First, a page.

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A prototype system for autonomous rover-based planetary geology
2009 (English)Independent thesis Advanced level (degree of Master (Two Years)), 20 credits / 30 HE creditsStudent thesis
Abstract [en]

Unmanned and autonomous exploration has acquired high importance over the last decade as a tractable and cost-effective method for in situ study of planets and planetary bodies. Since spacecraft land at a single location on such bodies, exploration of a certain area around the landing point requires the use of an automated roving vehicle. Rover missions even for a neighbouring planet such as Mars are very complex. Hence there is need for a versatile testbed to realistically simulate, validate and compare various options for vehicle configuration, payload, communication, navigation, sample manipulation and science experiments. A proof-of-principle prototype testbed for in situ geological and mineralogical studies of a planet like Mars is proposed. The study comprises determination of surface rock composition and mineralogy using visual imagery and Raman spectroscopy. The testbed consists of a rover system equipped with cameras and a robotic arm, a Raman spectrometer, and an onboard computer with software for autonomous rock detection. The cameras capture mono images of terrain during rover traverse. The rock detection software is implemented using a novel combination of image processing techniques to demarcate small-scale surface features and rocks in these images, and generate the parameters for selection of geologically relevant sample rocks. The rover is then directed to pick up target rock samples with its robotic arm for in situ compositional analysis using the Raman spectrometer. Close-up Raman spectroscopy yields sharp and non-overlapping spectral features, which make it an effective standalone method to characterise rocks. The use of ground-penetrating radar (GPR) to study planetary subsurface structures is a future possibility. Its effectiveness has been investigated and validated under simulated conditions. On a sample- return mission, further methods to determine rock composition, such as X-ray diffraction and Fourier transform infrared spectroscopy, may be used on Earth by geologists for verification. Development of this prototype was supported by the European Space Agency (ESA) and the International Lunar Exploration Working Group (ILEWG). System tests have been performed at the planetary robotics test facility at ESA’s European Space Research and Technology Centre (ESTEC) in Noordwijk, The Netherlands. The prototype has also been tested in part at a Mars analogue site, the Mars Desert Research Station (MDRS) in Utah, USA.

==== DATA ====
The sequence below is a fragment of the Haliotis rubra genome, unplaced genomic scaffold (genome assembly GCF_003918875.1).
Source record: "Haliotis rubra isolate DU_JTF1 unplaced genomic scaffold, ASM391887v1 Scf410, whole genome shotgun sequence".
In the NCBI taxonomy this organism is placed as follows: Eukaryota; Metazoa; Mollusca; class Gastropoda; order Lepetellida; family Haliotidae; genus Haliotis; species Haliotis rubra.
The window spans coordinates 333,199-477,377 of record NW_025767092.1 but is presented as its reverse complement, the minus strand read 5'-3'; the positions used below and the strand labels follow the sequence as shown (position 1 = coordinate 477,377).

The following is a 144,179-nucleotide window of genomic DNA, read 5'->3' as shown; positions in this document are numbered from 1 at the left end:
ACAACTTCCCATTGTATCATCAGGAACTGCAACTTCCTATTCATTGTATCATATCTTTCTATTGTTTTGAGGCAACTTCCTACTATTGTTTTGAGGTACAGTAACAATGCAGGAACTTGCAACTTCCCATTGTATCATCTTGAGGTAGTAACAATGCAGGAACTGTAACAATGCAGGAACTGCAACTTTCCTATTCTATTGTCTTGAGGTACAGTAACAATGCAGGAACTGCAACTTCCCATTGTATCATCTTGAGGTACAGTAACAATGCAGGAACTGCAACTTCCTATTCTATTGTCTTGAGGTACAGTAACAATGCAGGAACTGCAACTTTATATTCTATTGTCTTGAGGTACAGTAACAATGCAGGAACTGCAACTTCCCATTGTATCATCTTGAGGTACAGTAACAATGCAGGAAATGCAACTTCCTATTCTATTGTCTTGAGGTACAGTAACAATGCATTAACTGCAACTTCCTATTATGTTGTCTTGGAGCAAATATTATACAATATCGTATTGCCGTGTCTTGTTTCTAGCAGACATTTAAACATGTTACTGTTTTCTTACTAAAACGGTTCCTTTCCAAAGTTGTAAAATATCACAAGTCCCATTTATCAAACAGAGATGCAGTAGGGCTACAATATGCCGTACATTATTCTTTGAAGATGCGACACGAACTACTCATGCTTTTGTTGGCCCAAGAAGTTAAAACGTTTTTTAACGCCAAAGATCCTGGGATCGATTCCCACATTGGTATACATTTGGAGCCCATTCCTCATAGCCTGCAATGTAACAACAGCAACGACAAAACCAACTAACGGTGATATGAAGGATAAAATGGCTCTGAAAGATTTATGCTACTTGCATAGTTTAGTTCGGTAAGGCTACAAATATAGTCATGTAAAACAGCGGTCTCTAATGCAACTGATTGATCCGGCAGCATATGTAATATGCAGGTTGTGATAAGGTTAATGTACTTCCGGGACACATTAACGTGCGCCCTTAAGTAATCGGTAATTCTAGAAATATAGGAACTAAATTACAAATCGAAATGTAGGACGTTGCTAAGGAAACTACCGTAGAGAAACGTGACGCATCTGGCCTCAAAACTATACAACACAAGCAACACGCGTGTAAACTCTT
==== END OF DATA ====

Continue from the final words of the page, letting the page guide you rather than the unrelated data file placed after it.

Place, publisher, year, edition, pages
Keyword [en]
Technology, Mars rover, Martian geology, Raman spectroscopy, robotic arm, rock detection
Keyword [sv]
URN: urn:nbn:se:ltu:diva-42206ISRN: LTU-PB-EX--09/082--SELocal ID: 041a9d19-547d-4ebe-95cc-bf15eae3c696OAI: diva2:1015423
Subject / course
Student thesis, at least 30 credits
Educational program
Space Engineering, master's level
Validerat; 20101217 (root)Available from: 2016-10-04 Created: 2016-10-04Bibliographically approved

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